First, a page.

Posted on :
13 Nov, 2013
13 Nov, 2013
Majority of university teachers yesterday voted to end the four-month-old strike that has grounded the public university system in the country. About 120 chapters of the Academic Staff Union of Universities (ASUU) held congresses at the various institutions and voted to suspend the strike, but insisted that the federal government begins to fulfil its promises immediately.
The vote is expected to be ratified by the national executive council of ASUU at a meeting scheduled for tomorrow.
ASUU executives will then meet with President Goodluck Jonathan the next day where the deal will be affirmed and the strike called off thereafter.
ASUU has been on strike since July over government’s inability to implement an agreement signed in 2009 aimed at improving infrastructure and human capital.
However, during recent negotiations, President Goodlcuk Jonathan agreed to provide N1.3tr in the next six years and the balance of N62bn earned allowance to each university.
Reports from ABU Zaria, Bayero University Kano and the Uthman Danfodio University yesterday said that the lecturers were willing to resume work, but urged the federal government to live up to its pledges.
But at the University of Jos, the ASUU members voted in favour of continuation of the strike for the reason that the meeting between the national leadership of the union and President Goodluck Jonathan last week did not achieve anything meaningful.
In a vote to that effect, 194 members voted for the strike to be sustained while 80 voted in favour of a suspension.
Addressing the congress in ABU Zaria, ASUU chairman of the chapter, Dr. Muhammad Kabir Aliyu, said his members would agree to call off the industrial action on condition that President Jonathan pays all the financial commitments he has made to the universities for this year.
“In ABU, we have agreed with the shift in the timetable where the federal government would make available N220bn each year for the next six years. They (FG) said they are going to open a special account with the Central Bank of Nigeria (CBN) for that purpose.
“However, members gave a condition that all the money promised for this year must be made available and accessible by the universities. This includes the N200b promised for the universities this year and the balance of the N62b earned allowances for various university staff,” Dr. Aliyu said.
From Usmanu Danfodiyo University Sokoto, Secretary of the chapter, Malam Bashir Muhammed Achida, said ASUU members there unanimously voted to end the strike during their meeting at the main campus of the university.
“We all voted in favour of calling off the strike as a sign of respect to President Goodluck Jonathan. We were moved by the kind of commitment he had shown during hours of meeting with him last week,” he said.
On the modality used at reaching the decision, he said the issue was put to vote and that all members agreed that the strike should be suspended.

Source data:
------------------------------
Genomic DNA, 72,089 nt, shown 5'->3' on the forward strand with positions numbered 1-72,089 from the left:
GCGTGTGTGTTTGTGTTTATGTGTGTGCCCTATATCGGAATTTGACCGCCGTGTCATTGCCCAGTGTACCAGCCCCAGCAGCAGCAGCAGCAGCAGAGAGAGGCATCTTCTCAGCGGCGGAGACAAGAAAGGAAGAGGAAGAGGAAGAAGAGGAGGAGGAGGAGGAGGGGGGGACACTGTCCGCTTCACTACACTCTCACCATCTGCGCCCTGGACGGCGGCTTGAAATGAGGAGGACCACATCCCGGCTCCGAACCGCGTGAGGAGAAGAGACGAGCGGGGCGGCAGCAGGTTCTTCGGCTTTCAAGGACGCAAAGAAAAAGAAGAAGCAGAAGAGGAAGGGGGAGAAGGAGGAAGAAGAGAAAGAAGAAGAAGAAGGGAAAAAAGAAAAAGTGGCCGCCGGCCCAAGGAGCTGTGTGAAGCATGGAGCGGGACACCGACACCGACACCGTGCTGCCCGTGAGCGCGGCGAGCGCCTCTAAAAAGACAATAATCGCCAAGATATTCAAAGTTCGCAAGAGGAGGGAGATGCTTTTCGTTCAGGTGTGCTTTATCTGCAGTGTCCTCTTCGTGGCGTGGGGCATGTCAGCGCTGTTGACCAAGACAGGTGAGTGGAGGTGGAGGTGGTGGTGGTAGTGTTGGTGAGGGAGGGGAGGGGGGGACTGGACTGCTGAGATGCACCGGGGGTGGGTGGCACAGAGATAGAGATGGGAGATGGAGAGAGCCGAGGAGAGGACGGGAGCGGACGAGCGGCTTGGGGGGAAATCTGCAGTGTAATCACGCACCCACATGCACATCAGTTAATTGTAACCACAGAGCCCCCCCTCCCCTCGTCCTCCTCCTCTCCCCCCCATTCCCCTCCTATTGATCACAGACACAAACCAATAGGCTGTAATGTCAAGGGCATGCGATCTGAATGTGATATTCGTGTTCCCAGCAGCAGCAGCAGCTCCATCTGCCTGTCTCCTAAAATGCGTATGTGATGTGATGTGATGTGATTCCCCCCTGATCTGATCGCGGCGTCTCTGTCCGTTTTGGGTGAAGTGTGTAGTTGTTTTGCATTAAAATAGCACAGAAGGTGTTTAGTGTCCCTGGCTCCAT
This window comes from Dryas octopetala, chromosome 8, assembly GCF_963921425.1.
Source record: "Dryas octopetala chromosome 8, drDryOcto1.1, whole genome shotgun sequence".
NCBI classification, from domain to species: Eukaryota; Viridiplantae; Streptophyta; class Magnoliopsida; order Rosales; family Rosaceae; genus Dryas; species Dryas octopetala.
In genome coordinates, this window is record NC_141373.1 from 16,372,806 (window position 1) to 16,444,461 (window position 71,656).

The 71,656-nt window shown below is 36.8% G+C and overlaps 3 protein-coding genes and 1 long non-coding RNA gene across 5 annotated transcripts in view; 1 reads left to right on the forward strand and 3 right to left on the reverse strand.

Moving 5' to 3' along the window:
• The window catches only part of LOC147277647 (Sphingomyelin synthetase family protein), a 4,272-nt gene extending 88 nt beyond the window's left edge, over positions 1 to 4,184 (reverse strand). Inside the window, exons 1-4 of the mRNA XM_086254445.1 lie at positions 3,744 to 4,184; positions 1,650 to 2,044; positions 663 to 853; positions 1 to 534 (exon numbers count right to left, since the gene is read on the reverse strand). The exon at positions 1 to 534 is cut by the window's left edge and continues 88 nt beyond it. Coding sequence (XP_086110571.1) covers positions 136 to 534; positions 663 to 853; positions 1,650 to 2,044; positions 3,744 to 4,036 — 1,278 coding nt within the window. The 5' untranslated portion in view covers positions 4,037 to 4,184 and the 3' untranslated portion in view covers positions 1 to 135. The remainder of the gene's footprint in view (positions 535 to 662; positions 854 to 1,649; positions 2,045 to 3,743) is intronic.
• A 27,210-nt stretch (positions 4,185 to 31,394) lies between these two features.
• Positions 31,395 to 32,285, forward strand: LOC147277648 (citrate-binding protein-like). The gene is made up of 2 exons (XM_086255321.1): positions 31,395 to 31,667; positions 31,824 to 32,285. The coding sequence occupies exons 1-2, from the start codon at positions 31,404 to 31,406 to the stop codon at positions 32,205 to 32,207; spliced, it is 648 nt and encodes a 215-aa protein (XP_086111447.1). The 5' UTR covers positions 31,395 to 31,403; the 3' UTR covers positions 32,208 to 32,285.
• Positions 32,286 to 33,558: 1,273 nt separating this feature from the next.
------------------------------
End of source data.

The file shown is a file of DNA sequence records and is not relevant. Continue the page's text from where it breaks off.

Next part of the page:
“By God’s grace, it would be over by Thursday or Friday so that normal activities would resume at campuses by next Monday,” he said.
At the Bayero University Kano, hundreds of ASUU members decided to accept the offer of the federal government. Our correspondent gathered that lecturers at the BUK held a meeting at the old site of the institution yesterday where the government’s offer was discussed.
A senior lecturer said the meeting was attended by over 300 lecturers from all the campuses of the institution and lasted for four hours with the lecturers deliberating on the offer.
When contacted on phone, the chairman of ASUU, BUK chapter, Comrade Mahmud Lawal confirmed that the meeting was held but that the outcome was not for the public.
“Yes we had a meeting but it is not meant for you the press or the public. It is for our national leadership. There was nothing like voting at the meeting on the ongoing strike,” he said in the interview.
However, ASUU members at the University of Jos said after hours of debate by those for and against the strike, it was obvious that the meeting with President Jonathan did not achieve much.
Those who spoke in favour of the strike to continue wondered why the strike should be called off on the basis of pleas and verbal promises by President Jonathan when the government ‘is reputed for not honouring agreements’.
They were said to have argued that the suffering by students and members in the last four months would be a waste if something concrete did not come out of the strike to improve the situation in universities.
However, those who want the strike to be ended spoke passionately on the need to consider the impact of the strike on students and the gesture from President Jonathan who met personally with ASUU leaders and pleaded with them to suspend the strike.
The chairman of the Unijos chapter of ASUU, Dr. David Jangkham who announced the result of the meeting said the national body which would collate the referendum from various chapters will come up with a stand on whether the strike would be suspended or sustained.
The national body of the union is billed to sit at a National Executive Council meeting tomorrow to consider the positions of the various chapters and take a decision.
Source: Daily Trust